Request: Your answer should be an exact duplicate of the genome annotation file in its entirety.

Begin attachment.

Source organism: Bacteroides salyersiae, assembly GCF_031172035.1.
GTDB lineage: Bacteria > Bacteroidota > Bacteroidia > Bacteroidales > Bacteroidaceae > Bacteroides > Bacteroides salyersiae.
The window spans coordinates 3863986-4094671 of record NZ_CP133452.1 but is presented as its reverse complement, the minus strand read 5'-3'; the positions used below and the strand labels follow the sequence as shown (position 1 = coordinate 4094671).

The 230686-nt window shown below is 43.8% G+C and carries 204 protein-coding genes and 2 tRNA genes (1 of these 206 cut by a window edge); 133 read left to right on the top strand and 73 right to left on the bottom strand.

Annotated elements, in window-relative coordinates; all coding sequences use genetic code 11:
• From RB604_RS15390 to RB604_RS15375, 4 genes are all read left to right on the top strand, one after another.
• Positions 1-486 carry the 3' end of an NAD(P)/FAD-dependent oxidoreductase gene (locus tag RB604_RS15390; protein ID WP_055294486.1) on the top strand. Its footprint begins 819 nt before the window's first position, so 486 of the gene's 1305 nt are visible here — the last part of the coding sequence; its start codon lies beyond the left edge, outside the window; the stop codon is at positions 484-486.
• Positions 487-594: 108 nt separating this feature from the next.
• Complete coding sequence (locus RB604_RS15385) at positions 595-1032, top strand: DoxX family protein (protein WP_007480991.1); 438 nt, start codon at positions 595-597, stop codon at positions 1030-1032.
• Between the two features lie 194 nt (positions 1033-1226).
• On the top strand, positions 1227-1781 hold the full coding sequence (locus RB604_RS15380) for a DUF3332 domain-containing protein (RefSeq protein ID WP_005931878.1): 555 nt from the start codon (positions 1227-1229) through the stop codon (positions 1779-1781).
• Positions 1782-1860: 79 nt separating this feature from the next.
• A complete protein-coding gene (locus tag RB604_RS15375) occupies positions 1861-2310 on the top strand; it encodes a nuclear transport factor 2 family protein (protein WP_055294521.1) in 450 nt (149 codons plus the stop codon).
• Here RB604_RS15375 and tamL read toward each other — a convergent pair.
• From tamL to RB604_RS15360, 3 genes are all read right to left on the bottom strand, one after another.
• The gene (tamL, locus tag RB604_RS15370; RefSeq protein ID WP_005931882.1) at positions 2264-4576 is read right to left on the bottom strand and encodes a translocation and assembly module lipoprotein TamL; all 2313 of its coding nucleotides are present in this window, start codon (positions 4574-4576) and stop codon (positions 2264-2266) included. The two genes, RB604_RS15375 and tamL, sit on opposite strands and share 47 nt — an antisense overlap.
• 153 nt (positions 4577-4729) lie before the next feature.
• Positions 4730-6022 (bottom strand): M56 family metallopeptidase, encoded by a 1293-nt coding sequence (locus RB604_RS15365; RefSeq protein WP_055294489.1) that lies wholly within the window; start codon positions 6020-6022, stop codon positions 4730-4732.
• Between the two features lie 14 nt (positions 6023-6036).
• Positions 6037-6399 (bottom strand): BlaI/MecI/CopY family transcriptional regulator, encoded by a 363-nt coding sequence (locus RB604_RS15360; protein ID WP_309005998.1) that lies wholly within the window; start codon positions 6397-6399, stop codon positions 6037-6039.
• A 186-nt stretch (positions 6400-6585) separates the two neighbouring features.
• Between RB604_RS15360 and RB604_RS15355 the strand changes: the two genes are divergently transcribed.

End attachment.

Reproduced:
Source organism: Bacteroides salyersiae, assembly GCF_031172035.1.
GTDB lineage: Bacteria > Bacteroidota > Bacteroidia > Bacteroidales > Bacteroidaceae > Bacteroides > Bacteroides salyersiae.
The window spans coordinates 3863986-4094671 of record NZ_CP133452.1 but is presented as its reverse complement, the minus strand read 5'-3'; the positions used below and the strand labels follow the sequence as shown (position 1 = coordinate 4094671).

The 230686-nt window shown below is 43.8% G+C and carries 204 protein-coding genes and 2 tRNA genes (1 of these 206 cut by a window edge); 133 read left to right on the top strand and 73 right to left on the bottom strand.

Annotated elements, in window-relative coordinates; all coding sequences use genetic code 11:
• From RB604_RS15390 to RB604_RS15375, 4 genes are all read left to right on the top strand, one after another.
• Positions 1-486 carry the 3' end of an NAD(P)/FAD-dependent oxidoreductase gene (locus tag RB604_RS15390; protein ID WP_055294486.1) on the top strand. Its footprint begins 819 nt before the window's first position, so 486 of the gene's 1305 nt are visible here — the last part of the coding sequence; its start codon lies beyond the left edge, outside the window; the stop codon is at positions 484-486.
• Positions 487-594: 108 nt separating this feature from the next.
• Complete coding sequence (locus RB604_RS15385) at positions 595-1032, top strand: DoxX family protein (protein WP_007480991.1); 438 nt, start codon at positions 595-597, stop codon at positions 1030-1032.
• Between the two features lie 194 nt (positions 1033-1226).
• On the top strand, positions 1227-1781 hold the full coding sequence (locus RB604_RS15380) for a DUF3332 domain-containing protein (RefSeq protein ID WP_005931878.1): 555 nt from the start codon (positions 1227-1229) through the stop codon (positions 1779-1781).
• Positions 1782-1860: 79 nt separating this feature from the next.
• A complete protein-coding gene (locus tag RB604_RS15375) occupies positions 1861-2310 on the top strand; it encodes a nuclear transport factor 2 family protein (protein WP_055294521.1) in 450 nt (149 codons plus the stop codon).
• Here RB604_RS15375 and tamL read toward each other — a convergent pair.
• From tamL to RB604_RS15360, 3 genes are all read right to left on the bottom strand, one after another.
• The gene (tamL, locus tag RB604_RS15370; RefSeq protein ID WP_005931882.1) at positions 2264-4576 is read right to left on the bottom strand and encodes a translocation and assembly module lipoprotein TamL; all 2313 of its coding nucleotides are present in this window, start codon (positions 4574-4576) and stop codon (positions 2264-2266) included. The two genes, RB604_RS15375 and tamL, sit on opposite strands and share 47 nt — an antisense overlap.
• 153 nt (positions 4577-4729) lie before the next feature.
• Positions 4730-6022 (bottom strand): M56 family metallopeptidase, encoded by a 1293-nt coding sequence (locus RB604_RS15365; RefSeq protein WP_055294489.1) that lies wholly within the window; start codon positions 6020-6022, stop codon positions 4730-4732.
• Between the two features lie 14 nt (positions 6023-6036).
• Positions 6037-6399 (bottom strand): BlaI/MecI/CopY family transcriptional regulator, encoded by a 363-nt coding sequence (locus RB604_RS15360; protein ID WP_309005998.1) that lies wholly within the window; start codon positions 6397-6399, stop codon positions 6037-6039.
• A 186-nt stretch (positions 6400-6585) separates the two neighbouring features.
• Between RB604_RS15360 and RB604_RS15355 the strand changes: the two genes are divergently transcribed.